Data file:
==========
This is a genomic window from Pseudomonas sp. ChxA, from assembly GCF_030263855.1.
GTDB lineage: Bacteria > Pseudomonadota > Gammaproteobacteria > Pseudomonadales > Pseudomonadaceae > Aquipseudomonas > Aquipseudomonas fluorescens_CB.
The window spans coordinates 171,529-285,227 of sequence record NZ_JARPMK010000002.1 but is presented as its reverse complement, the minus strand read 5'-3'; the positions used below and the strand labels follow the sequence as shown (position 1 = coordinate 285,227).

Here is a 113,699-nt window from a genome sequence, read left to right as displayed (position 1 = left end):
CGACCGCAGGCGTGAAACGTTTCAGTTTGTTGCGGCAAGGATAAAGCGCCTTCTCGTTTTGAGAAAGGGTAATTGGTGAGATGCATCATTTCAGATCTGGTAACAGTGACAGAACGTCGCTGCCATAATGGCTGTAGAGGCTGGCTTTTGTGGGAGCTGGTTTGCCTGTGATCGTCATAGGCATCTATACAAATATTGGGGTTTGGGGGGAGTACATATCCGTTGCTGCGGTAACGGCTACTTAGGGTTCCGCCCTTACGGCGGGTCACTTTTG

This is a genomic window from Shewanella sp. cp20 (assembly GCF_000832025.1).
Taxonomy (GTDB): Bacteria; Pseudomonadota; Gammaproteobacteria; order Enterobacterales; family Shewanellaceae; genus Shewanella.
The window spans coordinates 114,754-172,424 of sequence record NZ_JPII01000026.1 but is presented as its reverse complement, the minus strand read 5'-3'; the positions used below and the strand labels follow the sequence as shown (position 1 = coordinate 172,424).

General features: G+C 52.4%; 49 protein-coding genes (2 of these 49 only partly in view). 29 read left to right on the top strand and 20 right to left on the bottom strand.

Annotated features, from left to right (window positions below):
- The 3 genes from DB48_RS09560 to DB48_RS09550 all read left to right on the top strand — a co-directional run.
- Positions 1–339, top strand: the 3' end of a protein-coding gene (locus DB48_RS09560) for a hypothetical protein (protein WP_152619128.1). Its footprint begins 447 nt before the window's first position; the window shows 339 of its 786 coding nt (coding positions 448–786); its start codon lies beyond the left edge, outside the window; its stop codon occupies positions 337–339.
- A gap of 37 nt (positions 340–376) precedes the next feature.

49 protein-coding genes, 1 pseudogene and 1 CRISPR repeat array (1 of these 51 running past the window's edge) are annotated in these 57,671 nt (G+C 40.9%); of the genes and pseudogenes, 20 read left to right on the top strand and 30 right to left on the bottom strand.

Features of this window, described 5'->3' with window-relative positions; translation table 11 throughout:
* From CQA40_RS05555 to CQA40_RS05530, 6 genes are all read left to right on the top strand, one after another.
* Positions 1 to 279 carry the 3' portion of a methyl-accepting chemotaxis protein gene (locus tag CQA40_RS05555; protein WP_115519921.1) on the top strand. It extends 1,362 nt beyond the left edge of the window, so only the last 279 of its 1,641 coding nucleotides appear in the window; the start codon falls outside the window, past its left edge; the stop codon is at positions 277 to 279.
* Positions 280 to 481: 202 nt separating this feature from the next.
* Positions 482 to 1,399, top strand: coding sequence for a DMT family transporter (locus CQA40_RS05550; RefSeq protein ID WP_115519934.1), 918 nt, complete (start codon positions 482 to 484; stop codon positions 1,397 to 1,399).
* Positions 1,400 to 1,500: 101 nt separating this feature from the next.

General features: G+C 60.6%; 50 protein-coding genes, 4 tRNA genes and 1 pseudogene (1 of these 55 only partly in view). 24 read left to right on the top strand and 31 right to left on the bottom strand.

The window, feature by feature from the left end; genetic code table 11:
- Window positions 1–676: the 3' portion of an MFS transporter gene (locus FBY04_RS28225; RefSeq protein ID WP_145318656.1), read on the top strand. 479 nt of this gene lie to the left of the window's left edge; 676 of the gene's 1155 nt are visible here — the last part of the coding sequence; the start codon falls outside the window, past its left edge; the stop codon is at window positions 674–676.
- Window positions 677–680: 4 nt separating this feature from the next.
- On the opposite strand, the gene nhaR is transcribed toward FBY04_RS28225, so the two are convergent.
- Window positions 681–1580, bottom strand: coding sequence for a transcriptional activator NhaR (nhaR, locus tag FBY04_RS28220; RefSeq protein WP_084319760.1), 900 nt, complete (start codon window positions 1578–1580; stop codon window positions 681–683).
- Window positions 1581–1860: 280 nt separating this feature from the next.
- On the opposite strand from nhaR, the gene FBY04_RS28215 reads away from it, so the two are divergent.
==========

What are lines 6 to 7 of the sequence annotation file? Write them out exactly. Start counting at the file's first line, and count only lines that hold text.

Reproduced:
This is a genomic window from Shewanella sp. cp20 (assembly GCF_000832025.1).
Taxonomy (GTDB): Bacteria; Pseudomonadota; Gammaproteobacteria; order Enterobacterales; family Shewanellaceae; genus Shewanella.